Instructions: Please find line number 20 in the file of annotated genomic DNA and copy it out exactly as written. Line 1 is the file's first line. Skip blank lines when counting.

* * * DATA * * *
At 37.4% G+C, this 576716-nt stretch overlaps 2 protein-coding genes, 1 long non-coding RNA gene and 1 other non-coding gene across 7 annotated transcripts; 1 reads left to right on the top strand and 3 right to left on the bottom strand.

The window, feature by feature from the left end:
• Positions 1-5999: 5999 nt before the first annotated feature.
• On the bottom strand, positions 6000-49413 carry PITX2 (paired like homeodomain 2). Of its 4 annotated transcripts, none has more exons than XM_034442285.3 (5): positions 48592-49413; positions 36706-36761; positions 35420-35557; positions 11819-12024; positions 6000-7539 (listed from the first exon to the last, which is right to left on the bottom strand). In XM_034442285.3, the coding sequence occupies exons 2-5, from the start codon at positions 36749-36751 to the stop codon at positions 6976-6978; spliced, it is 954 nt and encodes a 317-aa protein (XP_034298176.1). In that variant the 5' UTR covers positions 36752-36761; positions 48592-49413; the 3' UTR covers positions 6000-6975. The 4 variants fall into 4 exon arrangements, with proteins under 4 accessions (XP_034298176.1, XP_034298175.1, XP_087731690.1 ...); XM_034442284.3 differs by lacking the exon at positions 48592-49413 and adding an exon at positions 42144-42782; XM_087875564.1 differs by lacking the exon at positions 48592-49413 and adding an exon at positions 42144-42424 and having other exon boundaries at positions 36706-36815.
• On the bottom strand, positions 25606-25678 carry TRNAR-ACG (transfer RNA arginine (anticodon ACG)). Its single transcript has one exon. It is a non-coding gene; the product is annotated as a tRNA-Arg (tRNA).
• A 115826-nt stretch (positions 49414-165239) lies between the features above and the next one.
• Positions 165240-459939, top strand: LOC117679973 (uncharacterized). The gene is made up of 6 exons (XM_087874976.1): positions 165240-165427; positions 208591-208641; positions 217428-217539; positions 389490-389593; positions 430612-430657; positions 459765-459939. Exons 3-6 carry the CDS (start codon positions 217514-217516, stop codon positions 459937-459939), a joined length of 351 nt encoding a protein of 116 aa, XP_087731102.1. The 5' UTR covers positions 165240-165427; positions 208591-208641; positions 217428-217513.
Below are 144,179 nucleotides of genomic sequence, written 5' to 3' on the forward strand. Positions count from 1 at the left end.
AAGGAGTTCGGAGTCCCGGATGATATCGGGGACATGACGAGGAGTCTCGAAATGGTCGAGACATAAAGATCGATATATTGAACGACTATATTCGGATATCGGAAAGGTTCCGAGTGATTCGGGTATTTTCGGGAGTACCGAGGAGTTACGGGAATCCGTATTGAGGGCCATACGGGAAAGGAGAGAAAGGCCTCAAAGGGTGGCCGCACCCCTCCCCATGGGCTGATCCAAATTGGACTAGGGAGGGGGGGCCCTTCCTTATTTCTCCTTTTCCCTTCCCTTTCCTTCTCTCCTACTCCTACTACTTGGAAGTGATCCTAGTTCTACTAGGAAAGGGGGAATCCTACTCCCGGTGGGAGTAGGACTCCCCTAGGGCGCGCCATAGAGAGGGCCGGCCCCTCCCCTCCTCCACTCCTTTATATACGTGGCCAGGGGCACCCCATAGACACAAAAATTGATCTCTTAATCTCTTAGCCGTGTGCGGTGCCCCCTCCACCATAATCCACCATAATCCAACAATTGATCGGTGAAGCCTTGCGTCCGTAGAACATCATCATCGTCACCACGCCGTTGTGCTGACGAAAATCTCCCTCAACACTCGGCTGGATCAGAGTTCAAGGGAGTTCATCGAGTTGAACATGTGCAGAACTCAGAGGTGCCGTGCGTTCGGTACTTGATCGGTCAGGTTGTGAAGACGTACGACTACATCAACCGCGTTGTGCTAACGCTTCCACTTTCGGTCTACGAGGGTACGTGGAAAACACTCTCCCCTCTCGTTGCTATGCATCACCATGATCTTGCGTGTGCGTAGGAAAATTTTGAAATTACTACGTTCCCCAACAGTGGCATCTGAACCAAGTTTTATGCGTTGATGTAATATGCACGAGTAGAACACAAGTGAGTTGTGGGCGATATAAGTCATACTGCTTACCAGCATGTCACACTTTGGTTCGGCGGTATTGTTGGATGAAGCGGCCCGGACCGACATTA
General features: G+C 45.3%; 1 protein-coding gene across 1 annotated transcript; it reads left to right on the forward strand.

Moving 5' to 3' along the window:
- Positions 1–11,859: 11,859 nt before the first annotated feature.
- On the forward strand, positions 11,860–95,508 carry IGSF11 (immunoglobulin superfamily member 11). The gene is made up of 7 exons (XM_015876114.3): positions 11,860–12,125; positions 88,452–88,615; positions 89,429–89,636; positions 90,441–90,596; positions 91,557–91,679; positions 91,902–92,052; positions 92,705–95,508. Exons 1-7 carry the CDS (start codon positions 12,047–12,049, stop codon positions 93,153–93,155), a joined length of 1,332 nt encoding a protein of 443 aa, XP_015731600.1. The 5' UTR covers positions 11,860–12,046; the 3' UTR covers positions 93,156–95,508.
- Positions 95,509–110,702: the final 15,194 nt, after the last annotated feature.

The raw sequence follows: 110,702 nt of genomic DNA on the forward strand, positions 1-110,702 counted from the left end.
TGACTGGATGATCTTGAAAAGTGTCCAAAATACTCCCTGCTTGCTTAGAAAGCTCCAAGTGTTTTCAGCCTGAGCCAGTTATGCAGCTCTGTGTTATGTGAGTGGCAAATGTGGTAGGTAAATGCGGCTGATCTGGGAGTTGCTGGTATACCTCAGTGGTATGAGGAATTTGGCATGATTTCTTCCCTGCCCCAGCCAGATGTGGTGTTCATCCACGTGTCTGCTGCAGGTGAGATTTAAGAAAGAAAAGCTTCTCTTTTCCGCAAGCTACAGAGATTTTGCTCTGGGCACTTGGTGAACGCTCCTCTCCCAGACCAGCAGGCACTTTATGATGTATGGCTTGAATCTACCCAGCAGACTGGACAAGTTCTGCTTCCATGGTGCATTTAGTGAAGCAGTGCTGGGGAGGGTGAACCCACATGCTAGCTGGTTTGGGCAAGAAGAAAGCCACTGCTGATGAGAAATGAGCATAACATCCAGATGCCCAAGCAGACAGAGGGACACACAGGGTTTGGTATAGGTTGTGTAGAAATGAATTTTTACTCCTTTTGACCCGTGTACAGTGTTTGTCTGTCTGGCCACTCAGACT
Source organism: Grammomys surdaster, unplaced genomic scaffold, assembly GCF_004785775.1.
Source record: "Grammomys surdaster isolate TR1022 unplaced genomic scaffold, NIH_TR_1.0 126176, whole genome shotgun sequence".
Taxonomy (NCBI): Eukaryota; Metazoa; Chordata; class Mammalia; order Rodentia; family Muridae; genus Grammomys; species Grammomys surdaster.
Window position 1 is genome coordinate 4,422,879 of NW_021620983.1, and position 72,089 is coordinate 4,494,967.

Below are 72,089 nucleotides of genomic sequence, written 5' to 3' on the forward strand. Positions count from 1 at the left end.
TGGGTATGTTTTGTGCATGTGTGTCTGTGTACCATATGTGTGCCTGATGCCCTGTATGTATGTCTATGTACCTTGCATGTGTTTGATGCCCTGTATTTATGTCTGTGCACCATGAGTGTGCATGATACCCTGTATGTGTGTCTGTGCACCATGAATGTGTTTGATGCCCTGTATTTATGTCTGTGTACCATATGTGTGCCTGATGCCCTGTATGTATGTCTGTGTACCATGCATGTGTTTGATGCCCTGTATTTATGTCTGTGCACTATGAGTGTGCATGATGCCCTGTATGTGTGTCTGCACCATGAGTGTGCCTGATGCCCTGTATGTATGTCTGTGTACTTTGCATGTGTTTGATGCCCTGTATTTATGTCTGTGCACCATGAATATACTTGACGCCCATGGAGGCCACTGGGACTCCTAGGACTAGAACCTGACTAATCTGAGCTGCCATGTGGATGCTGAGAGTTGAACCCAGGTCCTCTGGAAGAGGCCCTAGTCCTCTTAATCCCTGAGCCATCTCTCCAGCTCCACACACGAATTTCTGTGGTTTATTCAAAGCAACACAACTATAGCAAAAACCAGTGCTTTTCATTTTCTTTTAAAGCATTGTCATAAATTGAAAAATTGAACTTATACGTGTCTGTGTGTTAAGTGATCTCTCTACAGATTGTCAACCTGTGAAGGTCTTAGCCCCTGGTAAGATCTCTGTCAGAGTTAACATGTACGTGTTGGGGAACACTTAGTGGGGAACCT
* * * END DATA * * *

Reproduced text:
Window position 1 is genome coordinate 4,422,879 of NW_021620983.1, and position 72,089 is coordinate 4,494,967.